A federal judge’s ruling on Wednesday allows the civil rights lawsuit filed by Sgt. Giovanni Veliz against the Minneapolis Police Department (MPD) to go to trial, despite the city’s efforts to impede it.
That’s good news for Veliz, a 16-year veteran of the department who filed the suit early last year, many months before the more highly publicized lawsuits involving African-American cops suing the department. Veliz, who is Latino, contends that he was unfairly turned down for a job with the elite Minnesota Gang Strike Force.
Last year, the city’s civil rights department found probable cause to substantiate Veliz’s claims. Veliz believed the MPD was violating federal and city laws, including the 2003 Memorandum of Agreement created to answer minorities’ longstanding complaints about civil rights issues and language barriers. Five high-ranking black police officers are suing the MPD over similar accusations.
Though Veliz (pictured at right) declines to discuss the case, he did offer this statement via e-mail: “I am… pleased at the opportunity to have my claims heard by a jury. I am committed to upholding the nation’s guarantor of rights–The United States Constitution. I believe that the effectiveness of any law enforcement organization depends on the level of trust and confidence of the community; therefore it is important to maintain the community’s trust, support and confidence by guarding individual’s rights.”
Sgt. Bill Palmer, an MPD spokesman, says it’s the department’s policy not to comment on pending litigation.
U.S. Judge Richard Kyle issued a lengthy written opinion on the claims. Though he notes in his opinion that the charges are somewhat inconsistent with each other, he favors Veliz’s claim that the case is similar to the legal battles involving Lts. Medaria Arradondo and Lee Edwards, who have also alleged that the MPD has a “culture of discrimination and retaliation” against minority officers who complain about problems.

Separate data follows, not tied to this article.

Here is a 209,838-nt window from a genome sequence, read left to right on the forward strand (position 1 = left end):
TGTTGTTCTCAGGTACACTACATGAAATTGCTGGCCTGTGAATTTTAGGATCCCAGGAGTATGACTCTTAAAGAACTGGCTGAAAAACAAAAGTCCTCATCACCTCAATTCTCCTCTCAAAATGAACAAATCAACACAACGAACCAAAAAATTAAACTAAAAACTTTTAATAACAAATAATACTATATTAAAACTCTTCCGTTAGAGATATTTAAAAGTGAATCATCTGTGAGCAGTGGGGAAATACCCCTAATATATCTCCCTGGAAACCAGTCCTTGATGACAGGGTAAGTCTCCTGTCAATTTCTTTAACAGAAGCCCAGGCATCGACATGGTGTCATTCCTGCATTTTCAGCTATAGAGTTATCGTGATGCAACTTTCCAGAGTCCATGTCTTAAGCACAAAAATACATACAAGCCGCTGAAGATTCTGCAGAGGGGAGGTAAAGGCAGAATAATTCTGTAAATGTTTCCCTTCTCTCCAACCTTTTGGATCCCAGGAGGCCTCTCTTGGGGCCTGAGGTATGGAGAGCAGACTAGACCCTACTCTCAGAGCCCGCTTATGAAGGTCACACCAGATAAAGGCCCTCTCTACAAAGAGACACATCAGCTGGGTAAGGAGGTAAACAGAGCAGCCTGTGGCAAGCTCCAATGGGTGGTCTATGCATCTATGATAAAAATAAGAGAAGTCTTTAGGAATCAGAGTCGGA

Kyle takes issue with the city’s contradictory statements about Veliz’s experience and skills, especially in comparison with those of the officer who landed the Strike Force job, Sgt. Jeff Jindra. Throughout the hearings, city officials had pointed to Spanish fluency and Latino community outreach as an important part of the Strike Force–areas in which Veliz has an extensive background and Jindra reportedly does not. Additionally, city officials stressed the need for a candidate who did not have any internal affairs battles on his record. Veliz has never faced disciplinary issues while Jindra has been the subject of community complaints.
The city maintains that Veliz was unmotivated in his work — a claim it did not advance at the start of the proceedings, prompting Kyle to write in his order, “the City appears to be changing its tune, and an employer’s [s]ubstantial changes over time in [its] proffered reason for its employment decision support a finding of discrimination or retaliation.” Further, the city claims that key decision-makers didn’t know about Veliz’s charges prior to the hiring, yet it failed to bring that up, as well, in its original response. Based on testimony, media coverage and more, Kyle concluded, “a reasonable jury could conclude that the decision-makers were indeed aware of Veliz’s charges
John Lazoya, president of the Minnesota Association of Latino Peace Officers, says that he and his fellow board members were reviewing the case to determine whether it should take legal steps to support Veliz. Carolina Lamas, president of the Minnesota Hispanic Lawyers Association, comments, “If the allegations are true, I think it’s really bad for the Latino community and for the Minneapolis police department. It takes a brave officer to stand up against the department and point out any civil rights violations he may have witnessed.”
Michael Friedman, executive director of the Legal Rights Center in Minneapolis, said Veliz has always been an officer who attorneys could trust for assistance, especially concerning minority issues. From what he can seel, he tells MnIndy, the evidence “seems to suggest that there’s a chilling effect on the officers who want to be a valuable bridge between the city and communities of color,” he said.
A settlement conference for the case is slated for September.